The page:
Limiting Conditions
The Windfall Elimination provision may reduce Social Security retirement benefits for individuals who earned pensions through government work not covered by Social Security, such as under the Civil Service Retirement System. The Government Pension Offset is a provision that reduces Social Security spousal and widow/widower’s benefits if they’re based on the earnings record of a worker who spent part of their career in government employment not covered by Social Security.

Provide Professional Advice
Decisions made when filing can be permanent. There are certainly many options to consider and a strategy needs to be put into place before moving forward. Remember, that although Social Security is a vital part of the retirement planning process, sustainable lifetime income should be the end goal. Take into account other sources of income, investments, taxation, and the risks of inflation and health care costs.

(1) http://www.socialsecurity.gov/planners/lifeexpectancy.htm
(2) http://www.socialsecurity.gov/pubs/media/pdf/EN-05-10147.pdf 
(3) http://www.ssa.gov/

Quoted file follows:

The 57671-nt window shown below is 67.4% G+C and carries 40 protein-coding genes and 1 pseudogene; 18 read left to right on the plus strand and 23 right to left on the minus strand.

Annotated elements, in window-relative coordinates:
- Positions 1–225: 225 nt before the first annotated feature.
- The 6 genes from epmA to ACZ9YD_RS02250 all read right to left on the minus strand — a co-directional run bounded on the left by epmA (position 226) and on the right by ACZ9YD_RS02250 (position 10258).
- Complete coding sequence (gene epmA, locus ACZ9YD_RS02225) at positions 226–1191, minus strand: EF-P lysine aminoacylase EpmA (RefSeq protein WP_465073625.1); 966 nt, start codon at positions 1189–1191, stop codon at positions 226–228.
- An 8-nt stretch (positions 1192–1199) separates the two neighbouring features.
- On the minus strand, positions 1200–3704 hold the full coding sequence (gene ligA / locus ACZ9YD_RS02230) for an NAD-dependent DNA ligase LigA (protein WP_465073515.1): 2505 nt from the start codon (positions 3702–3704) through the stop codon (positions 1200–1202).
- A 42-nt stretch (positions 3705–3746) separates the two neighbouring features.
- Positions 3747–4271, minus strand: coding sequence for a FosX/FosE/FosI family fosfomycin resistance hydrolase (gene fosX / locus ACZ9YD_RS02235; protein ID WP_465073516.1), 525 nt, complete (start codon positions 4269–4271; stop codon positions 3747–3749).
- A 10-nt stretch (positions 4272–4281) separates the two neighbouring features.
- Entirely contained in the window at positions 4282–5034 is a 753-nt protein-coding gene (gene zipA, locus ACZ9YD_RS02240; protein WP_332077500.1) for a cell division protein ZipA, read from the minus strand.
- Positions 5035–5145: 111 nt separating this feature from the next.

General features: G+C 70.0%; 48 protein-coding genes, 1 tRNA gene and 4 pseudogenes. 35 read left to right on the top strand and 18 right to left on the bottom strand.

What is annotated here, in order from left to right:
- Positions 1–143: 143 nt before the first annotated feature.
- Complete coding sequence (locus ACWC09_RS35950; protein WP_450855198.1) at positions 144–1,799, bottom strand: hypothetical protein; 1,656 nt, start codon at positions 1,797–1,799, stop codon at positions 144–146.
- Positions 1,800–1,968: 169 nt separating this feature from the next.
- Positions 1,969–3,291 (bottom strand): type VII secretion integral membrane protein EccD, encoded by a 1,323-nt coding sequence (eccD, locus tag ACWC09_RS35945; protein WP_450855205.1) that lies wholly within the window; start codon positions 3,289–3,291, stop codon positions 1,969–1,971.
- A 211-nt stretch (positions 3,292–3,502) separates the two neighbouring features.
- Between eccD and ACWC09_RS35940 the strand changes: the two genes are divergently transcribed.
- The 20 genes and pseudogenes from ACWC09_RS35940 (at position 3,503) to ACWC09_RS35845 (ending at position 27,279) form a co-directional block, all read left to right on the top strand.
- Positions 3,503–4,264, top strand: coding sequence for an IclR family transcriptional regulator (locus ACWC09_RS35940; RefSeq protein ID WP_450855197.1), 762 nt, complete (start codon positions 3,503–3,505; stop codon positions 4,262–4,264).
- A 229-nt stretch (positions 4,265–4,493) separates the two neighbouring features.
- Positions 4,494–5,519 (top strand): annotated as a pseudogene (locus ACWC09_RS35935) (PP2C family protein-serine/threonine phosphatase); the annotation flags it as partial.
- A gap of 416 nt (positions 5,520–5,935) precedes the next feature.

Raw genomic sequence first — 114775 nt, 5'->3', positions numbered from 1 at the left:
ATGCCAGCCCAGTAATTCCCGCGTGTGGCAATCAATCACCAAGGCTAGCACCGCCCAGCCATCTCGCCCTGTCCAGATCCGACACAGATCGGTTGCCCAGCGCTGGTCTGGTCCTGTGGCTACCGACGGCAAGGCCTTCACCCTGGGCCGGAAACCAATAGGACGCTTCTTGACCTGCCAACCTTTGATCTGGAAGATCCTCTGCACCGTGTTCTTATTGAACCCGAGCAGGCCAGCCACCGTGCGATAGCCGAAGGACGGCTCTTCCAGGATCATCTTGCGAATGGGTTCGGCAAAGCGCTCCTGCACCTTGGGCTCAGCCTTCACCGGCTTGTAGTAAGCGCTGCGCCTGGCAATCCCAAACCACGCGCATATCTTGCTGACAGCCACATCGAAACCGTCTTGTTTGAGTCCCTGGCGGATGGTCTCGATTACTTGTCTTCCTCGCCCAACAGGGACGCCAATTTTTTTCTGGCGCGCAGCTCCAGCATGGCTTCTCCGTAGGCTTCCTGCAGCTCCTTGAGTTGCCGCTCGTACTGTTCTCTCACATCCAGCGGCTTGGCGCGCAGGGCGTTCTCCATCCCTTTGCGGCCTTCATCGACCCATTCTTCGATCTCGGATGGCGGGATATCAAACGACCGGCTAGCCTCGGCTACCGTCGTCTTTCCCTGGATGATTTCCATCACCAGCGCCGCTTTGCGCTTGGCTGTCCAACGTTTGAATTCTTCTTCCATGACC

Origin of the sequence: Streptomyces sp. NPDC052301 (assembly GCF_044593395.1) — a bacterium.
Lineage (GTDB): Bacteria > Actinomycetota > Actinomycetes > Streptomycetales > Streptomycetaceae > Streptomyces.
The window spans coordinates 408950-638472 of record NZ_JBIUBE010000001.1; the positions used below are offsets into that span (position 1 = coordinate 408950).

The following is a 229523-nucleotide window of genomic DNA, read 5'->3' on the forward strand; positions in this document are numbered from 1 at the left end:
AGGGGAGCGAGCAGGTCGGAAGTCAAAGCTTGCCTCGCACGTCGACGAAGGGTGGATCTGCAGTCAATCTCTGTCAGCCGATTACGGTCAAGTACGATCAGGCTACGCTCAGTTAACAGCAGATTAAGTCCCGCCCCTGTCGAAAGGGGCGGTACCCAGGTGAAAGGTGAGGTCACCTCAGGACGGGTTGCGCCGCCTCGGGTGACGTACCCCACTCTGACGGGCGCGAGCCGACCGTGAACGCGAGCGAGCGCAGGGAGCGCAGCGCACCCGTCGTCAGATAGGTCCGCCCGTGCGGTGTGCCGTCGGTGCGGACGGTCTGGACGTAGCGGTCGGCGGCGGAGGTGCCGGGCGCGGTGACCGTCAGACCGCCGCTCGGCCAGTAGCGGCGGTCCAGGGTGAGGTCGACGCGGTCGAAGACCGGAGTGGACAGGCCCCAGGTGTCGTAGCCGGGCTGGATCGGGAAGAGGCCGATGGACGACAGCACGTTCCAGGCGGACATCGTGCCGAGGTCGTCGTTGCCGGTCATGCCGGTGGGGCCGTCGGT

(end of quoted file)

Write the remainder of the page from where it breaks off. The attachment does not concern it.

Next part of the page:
(4) http://www.socialsecurity.gov/estimator/
(5) Dr. Laurence Kotlikoff, Annuity Outlook, “The Power of Social Security Optimization Finding $120,000 in 2 Minutes Was Just The Start”
(6) http://www.ssa.gov

This information is written in connection with the promotion or marketing of the matter(s) addressed in this material. The information cannot be used or relied upon for the purpose of avoiding IRS penalties. Neither Forethought, nor its agents or employees, provide tax or legal advice. As with all matters of a tax or legal nature, your clients should consult their own tax or legal counsel for advice.

NAFA, the National Association for Fixed Annuities, is a national trade association exclusively dedicated to promoting the awareness and understanding of fixed annuities. NAFA is the only association whose sole purpose is advocating for the fixed annuity product.